Some eastern martial arts (such as karate, taekwondo) prohibit straight boxing-style strikes/punches to the head in their sports rules:
A punch that makes strong contact with the opponent's hogu scores 1 point. The punch must be a straight punch with arm extended; jabs, hooks, uppercuts, etc. are permitted but do not score. Punches to the head are not allowed.
Punches to the face, groin, and joint are prohibited but all bare-knuckle and elbow strikes to the body and limbs (with the exception of joints), and kicks (including kicks with the knee) against legs, arms, body, head and face are permitted, as are sweeps.
But why, historically? With respect to these arts, it seems somewhat impractical - these arts have large amount of possible moves, why are such punches prohibited?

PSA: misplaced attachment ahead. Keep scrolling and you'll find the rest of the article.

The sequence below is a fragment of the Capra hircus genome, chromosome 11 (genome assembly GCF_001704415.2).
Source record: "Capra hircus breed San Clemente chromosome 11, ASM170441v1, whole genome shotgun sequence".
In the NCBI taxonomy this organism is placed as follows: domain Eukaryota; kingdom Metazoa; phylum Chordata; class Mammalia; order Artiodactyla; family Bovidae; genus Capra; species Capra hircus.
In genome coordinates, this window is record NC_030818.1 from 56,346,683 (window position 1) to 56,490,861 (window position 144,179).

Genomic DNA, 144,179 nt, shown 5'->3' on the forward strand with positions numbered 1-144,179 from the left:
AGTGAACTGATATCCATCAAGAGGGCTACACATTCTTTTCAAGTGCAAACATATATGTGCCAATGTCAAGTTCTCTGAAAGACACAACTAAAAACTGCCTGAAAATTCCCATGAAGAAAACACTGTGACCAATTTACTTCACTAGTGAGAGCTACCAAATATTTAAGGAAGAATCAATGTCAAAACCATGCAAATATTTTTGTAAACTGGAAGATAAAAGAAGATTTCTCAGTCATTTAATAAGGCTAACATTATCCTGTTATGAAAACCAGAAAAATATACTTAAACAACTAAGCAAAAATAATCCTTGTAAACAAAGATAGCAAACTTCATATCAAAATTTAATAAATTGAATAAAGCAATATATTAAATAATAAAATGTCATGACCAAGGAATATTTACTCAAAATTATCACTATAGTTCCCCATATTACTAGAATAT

My question is absolutely not an attempt to belittle eastern martial arts, but mainly, to ask why. A lack of these strikes influences style and moves - you cannot (in general) afford such a degree of complex kicks in kickboxing (or muai-thai, for example) - you sometimes just don't have time for it - as your opponent is coming close, within knee/fist striking distance.